The Easy Way To Fix House of Cards' Kevin Spacey Problem
House Of Cards is the perfect show for these hyper-partisan, politically charged everything times, and there's no better testament to this than the fact that its lead star is a self-confessed sexual monster. Or rather, its former lead star, since Netflix has more self-awareness than the GOP and fired Kevin Spacey's ass before the (fictional) republic fell.
It's pretty much confirmed that Frank Underwood is dead. We've spent five seasons watching him connive and murder his way to the top of the pile, so there's literally zero chance that he had a last minute wuss out and retired to the hills to herd goats. He's dead. But he's not merely dead; he's dead in a no-fuss, no-drama way that allows Netflix to sweep the character under the rug as quickly as possible and get straight to Robin Wright doing typical female president stuff, like killing staffers and holding child sex orgies in pizza parlors.
To which we say, fuck that noise.
It's the responsibility -- nay, the divine mandate -- of House Of Cards and Netflix to give Frank Underwood the most humiliating, idiotic death ever seen outside an Itchy & Scratchy episode. We don't care enough about the new season that we wouldn't mind, say, a week of reshoots to give us a scene wherein he chokes on a pretzel, or gets offed after he lights a cigar inside a methane-filled porta potty, or drives his car over a cliff while the theme to Curb Your Enthusiasm plays softly in the background.
"Goodnight, sweet asshole. Try not to touch up any angels as they sing thee to thy rest."
Our reasoning is solid on this. For one, this whole debacle cost Netflix $39 million and gave a lot of people sleepless nights. We're not only talking executives; we're talking camera and sound and editing and makeup and, yes, the writing department. While Netflix was scrambling to decide what to do with HOC, these folks were left twisting in the wind for weeks, unable to take work because they didn't know if/when there was even a show to sign a contract with. Why shouldn't they get a scene in which the embodiment of their pain falls down an elevator shaft?
That sounds childish, and it is, but there's another, more sensible reason for a cartoonish Underwood death: This is the only form of justice that Kevin Spacey is going to feel. We can spout platitudes about how his career and reputation are trash, but he's fucking rich and the criminal justice system doesn't care. It's also hard to make a case that reputation damage is a fitting punishment when Donald Trump bragged about molesting women, was accused by his ex-wife of beating and forcing himself on her, and admitted to watching underage beauty pageant contestants getting dressed, and we responded by ostracizing that guy to, umm ... the White House.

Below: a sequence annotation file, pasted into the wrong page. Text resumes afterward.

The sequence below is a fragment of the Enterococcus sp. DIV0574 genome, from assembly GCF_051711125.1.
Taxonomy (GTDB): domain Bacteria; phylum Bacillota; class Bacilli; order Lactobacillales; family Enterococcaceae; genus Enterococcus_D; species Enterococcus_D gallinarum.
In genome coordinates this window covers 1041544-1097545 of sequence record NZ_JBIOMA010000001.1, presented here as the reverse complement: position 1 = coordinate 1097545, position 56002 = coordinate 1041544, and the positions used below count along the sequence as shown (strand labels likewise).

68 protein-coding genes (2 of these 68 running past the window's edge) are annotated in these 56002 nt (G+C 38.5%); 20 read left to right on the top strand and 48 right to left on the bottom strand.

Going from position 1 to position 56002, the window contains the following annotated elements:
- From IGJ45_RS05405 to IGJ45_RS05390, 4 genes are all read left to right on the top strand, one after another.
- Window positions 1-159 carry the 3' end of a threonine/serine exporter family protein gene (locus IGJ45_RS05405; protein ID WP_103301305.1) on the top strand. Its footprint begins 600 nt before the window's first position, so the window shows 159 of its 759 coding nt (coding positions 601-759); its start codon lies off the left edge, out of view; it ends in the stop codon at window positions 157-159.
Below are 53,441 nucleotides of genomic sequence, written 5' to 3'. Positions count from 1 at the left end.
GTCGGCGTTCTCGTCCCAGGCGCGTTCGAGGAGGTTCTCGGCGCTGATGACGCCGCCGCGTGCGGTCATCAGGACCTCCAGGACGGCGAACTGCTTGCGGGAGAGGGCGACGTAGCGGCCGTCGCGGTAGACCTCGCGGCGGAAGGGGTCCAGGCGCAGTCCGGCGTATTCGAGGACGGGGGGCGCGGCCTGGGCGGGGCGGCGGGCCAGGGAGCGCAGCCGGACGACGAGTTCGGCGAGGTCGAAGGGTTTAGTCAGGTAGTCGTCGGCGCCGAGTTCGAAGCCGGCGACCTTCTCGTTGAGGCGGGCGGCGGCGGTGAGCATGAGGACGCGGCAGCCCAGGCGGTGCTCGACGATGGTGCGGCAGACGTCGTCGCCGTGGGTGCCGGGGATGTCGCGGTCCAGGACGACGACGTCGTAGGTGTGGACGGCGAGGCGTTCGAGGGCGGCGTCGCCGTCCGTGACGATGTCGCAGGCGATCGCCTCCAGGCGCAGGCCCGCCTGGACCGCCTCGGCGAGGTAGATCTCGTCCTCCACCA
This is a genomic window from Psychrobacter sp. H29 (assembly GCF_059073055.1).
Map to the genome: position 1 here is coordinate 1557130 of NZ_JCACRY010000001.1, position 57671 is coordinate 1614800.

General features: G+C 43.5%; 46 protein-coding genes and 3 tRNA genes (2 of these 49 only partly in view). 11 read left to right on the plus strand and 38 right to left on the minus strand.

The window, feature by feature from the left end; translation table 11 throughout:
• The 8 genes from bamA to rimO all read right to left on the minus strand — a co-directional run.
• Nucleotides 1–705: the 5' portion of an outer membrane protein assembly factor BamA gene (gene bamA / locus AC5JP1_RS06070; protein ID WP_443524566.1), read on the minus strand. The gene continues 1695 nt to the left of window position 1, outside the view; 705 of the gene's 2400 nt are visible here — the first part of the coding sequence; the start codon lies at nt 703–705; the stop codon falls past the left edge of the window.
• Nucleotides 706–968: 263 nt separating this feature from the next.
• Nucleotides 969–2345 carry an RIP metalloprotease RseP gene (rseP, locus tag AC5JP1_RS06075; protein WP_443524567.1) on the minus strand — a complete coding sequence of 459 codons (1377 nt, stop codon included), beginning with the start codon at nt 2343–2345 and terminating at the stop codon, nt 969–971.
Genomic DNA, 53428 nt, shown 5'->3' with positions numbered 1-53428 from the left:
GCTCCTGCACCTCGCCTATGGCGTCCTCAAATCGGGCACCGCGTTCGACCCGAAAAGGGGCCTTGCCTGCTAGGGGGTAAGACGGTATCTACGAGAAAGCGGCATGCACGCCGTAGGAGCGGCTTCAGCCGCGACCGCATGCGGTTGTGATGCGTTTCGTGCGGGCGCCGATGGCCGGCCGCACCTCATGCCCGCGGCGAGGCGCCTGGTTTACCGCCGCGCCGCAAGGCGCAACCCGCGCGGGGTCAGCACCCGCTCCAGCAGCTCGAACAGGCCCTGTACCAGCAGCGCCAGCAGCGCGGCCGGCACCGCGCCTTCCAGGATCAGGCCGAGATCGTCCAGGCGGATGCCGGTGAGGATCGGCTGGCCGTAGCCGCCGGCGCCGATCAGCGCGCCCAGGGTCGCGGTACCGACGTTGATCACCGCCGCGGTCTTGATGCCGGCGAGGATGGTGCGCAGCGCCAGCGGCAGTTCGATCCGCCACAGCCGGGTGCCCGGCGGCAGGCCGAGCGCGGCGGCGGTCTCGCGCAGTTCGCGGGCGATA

So the only thing we have is Spacey's legacy -- which includes, to a large extent, Frank Underwood. If Underwood dies from an assassin's bullet, that's fitting, artistically speaking. He dies as a consequence of his dickhead actions, and thus always to tyrants, etc. etc. It has a certain Shakespearean quality to it, and if we're honest, this is how the show was always going to end. As a closer, it's neat, and therefore the most likely option. But it's too neat and too ... nice. Spacey still gets a grand ending and his artistic legacy remains intact, while unwitting viewers will think his absence from the show was, like, for budget reasons or retirement, not because the actor was an abusive dickhat.
If Underwood dies by slipping on a banana peel and falling out of a window into a truck full of mouse traps, however, he becomes a farcical character. That kind of death isn't poetic or tragic or fitting -- it's just dumb, and you wouldn't be able to rewatch the show without smiling at the fact that the scheming, Machiavellian, posturing prick you're watching isn't destined for greatness. He's destined to die in the stupidest way imaginable, like all posturing pricks. It's Shakespearean, but like, one of the not-boring ones.
We could go further and say that this should be the de facto punishment for anyone who has to drop out of the limelight because they get outed for sex crimes. Think of it like damnatio memoriae, but with Maura Pfefferman getting eaten by an escalator. It's the small penis rule, but with Louie getting his pecker caught in an industrial milking machine. It's unpersoning, but with James Woods fading angrily into obscurity on Twitter.
If recent events have shown anything, it's that the criminal justice system is woefully under-equipped to deal with #MeToo and systemic sexual harassment, and how burden of proof is wonky when a crime happens in a shady hotel room or a locked office. Popular culture doesn't have these issues, however. There's no burden of proof or legalities to obey when it comes to wrecking the shit of the industry's vilest creatures, just a countless array of opportunities to turn their artistic legacy into poison. It's fitting, too, because you know who else would do something like this?
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